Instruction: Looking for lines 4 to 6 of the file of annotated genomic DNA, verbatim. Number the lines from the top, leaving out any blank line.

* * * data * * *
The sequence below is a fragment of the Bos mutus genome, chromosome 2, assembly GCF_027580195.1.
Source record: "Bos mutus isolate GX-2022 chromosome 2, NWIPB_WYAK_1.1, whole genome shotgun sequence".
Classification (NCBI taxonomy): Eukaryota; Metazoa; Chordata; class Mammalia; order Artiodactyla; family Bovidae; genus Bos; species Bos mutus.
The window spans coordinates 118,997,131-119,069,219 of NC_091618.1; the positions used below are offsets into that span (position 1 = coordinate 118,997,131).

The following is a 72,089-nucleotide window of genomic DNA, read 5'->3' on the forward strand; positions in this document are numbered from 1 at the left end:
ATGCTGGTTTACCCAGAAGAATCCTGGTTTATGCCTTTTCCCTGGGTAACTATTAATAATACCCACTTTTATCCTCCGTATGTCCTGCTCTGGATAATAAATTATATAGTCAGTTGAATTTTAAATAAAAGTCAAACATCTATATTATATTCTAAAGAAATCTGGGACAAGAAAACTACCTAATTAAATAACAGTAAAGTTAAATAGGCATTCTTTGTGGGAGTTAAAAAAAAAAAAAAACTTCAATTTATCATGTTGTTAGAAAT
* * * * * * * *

The window spans coordinates 118,997,131-119,069,219 of NC_091618.1; the positions used below are offsets into that span (position 1 = coordinate 118,997,131).

The following is a 72,089-nucleotide window of genomic DNA, read 5'->3' on the forward strand; positions in this document are numbered from 1 at the left end:
ATGCTGGTTTACCCAGAAGAATCCTGGTTTATGCCTTTTCCCTGGGTAACTATTAATAATACCCACTTTTATCCTCCGTATGTCCTGCTCTGGATAATAAATTATATAGTCAGTTGAATTTTAAATAAAAGTCAAACATCTATATTATATTCTAAAGAAATCTGGGACAAGAAAACTACCTAATTAAATAACAGTAAAGTTAAATAGGCATTCTTTGTGGGAGTTAAAAAAAAAAAAAAACTTCAATTTATCATGTTGTTAGAAAT